Contents of the IEXTRACT.DOC file
IExtract - The Icon Extractor
IExtract lets you "steal" the icons out of your favorite Windows applications
so you can edit them or simply see them up close with your favorite icon
editing program. IExtract is part of IEdit, my own icon editing program and
is distributed with IEdit as well as by itself. If you use IExtract, you
should consider registering, you'll receive the latest version as well as
IEdit, both for only $8!
If you haven't seen IEdit, it's a full-featured icon drawing program with
tools you won't see in most icon editors, including:
* A completely icon-driven command structure.
* Access to the "invert mask", present within every icon file, but seldom seen
in most icon drawing programs.
* Drawing functions like Rotate, Mirror, and Invert as well as line and box
* A Grid feature and coordinate display for creating precise icons.
* A Load function that lets you choose from a screen full of icons instead of
just by their filename.
* And much more!
IExtract requires only an EGA or VGA display, IEdit requires a VGA, a mouse,
and at least a '286 processor (Versions for 8088's are available).
IExtract simply searches through a given Windows application for the first
several bytes of the icon header, when it finds the correct sequence it
displays the icon and asks if you'd like to continue searching.
Before IExtract can start it needs two thing from you:
1) The name of the Windows program you wish to search through, and
2) The name of the icon file to create when it finds an icon for you.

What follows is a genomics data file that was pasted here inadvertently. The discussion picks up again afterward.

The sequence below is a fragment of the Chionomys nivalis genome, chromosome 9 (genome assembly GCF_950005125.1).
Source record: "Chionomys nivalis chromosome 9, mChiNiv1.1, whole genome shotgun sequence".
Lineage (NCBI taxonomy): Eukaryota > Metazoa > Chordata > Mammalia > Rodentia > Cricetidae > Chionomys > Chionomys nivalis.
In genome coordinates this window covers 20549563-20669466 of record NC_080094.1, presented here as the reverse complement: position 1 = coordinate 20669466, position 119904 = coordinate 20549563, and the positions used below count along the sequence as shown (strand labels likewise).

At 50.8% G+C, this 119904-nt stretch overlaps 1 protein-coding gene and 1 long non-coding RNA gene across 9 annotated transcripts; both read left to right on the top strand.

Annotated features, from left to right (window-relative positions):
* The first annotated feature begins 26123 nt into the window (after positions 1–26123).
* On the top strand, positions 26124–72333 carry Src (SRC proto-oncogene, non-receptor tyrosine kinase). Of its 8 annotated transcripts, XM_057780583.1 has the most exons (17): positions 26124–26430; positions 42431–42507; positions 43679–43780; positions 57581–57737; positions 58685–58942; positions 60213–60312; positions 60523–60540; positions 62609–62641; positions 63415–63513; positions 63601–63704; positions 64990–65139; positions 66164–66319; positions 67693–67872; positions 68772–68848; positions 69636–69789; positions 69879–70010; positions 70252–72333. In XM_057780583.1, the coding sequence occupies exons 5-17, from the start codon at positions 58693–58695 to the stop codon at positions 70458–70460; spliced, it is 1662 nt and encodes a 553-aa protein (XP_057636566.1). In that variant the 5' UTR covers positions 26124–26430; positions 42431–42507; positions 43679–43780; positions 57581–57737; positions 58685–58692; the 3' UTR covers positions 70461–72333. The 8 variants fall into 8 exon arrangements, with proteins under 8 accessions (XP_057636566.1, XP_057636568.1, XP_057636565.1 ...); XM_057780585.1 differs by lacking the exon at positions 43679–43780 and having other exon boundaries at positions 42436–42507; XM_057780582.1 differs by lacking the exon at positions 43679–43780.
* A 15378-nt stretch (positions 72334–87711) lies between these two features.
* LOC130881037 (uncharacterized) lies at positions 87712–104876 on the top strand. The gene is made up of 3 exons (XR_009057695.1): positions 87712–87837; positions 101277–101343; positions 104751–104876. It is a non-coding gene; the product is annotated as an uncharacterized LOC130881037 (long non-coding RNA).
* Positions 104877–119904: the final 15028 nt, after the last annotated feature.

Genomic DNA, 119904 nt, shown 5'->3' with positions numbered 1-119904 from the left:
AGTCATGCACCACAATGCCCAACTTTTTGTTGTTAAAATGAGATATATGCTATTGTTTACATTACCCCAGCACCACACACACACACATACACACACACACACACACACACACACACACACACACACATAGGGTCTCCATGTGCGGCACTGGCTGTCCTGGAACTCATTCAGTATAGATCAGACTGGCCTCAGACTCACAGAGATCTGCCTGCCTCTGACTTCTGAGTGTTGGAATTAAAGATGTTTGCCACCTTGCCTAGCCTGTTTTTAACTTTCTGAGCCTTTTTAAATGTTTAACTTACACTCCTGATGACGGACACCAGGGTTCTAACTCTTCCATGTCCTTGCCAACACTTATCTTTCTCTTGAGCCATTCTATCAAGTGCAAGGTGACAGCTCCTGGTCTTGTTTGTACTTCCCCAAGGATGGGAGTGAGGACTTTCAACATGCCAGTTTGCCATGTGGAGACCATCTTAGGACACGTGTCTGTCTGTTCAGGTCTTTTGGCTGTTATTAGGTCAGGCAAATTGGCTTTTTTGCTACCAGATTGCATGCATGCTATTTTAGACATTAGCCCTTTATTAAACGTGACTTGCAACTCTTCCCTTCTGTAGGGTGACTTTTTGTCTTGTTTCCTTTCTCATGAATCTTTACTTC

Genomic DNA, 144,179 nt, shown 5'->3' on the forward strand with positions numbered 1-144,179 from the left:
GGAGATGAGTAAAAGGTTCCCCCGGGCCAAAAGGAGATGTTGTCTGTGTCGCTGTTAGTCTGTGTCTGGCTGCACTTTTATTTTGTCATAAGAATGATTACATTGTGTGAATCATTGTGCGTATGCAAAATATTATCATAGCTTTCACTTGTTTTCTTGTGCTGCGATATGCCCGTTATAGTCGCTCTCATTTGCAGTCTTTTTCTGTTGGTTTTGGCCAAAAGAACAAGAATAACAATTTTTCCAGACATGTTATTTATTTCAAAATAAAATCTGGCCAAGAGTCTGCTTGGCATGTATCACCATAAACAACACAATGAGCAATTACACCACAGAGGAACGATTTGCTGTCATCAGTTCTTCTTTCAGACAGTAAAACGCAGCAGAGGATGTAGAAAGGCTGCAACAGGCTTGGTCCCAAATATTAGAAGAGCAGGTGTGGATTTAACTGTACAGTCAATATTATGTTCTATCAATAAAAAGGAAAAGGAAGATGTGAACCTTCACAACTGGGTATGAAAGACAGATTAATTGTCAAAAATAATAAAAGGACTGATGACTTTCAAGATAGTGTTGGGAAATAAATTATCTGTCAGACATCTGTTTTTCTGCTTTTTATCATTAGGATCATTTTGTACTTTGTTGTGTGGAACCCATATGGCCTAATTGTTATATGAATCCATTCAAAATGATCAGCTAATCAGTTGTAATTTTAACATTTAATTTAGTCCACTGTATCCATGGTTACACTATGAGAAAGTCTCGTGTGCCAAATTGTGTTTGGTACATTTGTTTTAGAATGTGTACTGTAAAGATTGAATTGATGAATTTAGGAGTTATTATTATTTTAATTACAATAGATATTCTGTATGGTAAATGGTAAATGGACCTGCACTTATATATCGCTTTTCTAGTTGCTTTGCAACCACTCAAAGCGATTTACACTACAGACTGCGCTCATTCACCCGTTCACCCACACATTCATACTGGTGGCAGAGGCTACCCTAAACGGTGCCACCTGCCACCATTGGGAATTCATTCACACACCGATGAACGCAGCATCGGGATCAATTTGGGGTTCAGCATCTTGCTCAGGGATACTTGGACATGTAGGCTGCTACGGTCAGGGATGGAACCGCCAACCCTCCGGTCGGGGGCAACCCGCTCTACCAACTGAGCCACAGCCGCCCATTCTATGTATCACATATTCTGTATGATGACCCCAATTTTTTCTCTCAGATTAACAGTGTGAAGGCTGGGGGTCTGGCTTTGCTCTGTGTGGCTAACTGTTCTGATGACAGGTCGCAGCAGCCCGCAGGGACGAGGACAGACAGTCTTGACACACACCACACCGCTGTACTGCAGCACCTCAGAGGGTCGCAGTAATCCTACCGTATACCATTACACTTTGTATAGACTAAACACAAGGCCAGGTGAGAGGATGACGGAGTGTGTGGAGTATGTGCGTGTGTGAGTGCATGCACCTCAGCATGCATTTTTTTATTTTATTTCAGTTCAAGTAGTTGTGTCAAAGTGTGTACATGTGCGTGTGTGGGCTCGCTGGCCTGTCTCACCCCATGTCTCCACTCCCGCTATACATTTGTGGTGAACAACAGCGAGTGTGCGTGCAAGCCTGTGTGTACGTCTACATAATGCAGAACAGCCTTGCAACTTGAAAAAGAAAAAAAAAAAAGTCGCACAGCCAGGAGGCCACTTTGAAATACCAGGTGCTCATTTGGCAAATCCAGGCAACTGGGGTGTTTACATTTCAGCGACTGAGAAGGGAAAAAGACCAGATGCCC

You can simply type "IExtract" and it will prompt you for these filenames, or
you can specify them on the command line with the following syntax:
IEXTRACT [path] [path]
Either way IExtract will begin searching (backwards) through the file for an
1. IExtract isn't perfect, a similar series of bytes within a Windows file
can make IExtract THINK it has found an icon, if this happens simply
respond "Y)es" to the "Continue?" prompt and IExtract will keep searching.
Also, many files have multiple icons within them.
2. Some (particularly older) Windows apps don't have Windows 3.0 compatible
icons. In addition, icons may be stored in *.EXE, *.DLL, or virtually
3. You should consider the icon file created to still be the copyrighted
material of software's owner, and you may violate some software agreements
just by using IExtract, consult your software's creators for details.
4. In case you wondered....
IExtract and IEdit were created with Microsoft's QuickPascal, a very good
compiler. IExtract searches backwards because most icons reside at the
end of a Windows app. Me? Well, glad you asked. I'm a CIS major at The
University of Florida (graduate [hopefully!] next year), and decided to
write IEdit just for the shear challenge of it (yeesh...little did
I know...). Anyway, my employment options are just wide open at this
point so (hint hint) if you like these programs, why not consider paying
me vast amounts of money to write similar ones for you? Ok, how about
just giving me the cash? Alright then, got any cute sisters?
5. Windows and QuickPascal are TM Microsoft Corp.
6. Good Luck and happy Windows-ing!
James Bell 4511 Sherwood Trace Gainesville, Fl. 32605 (904) 372-3695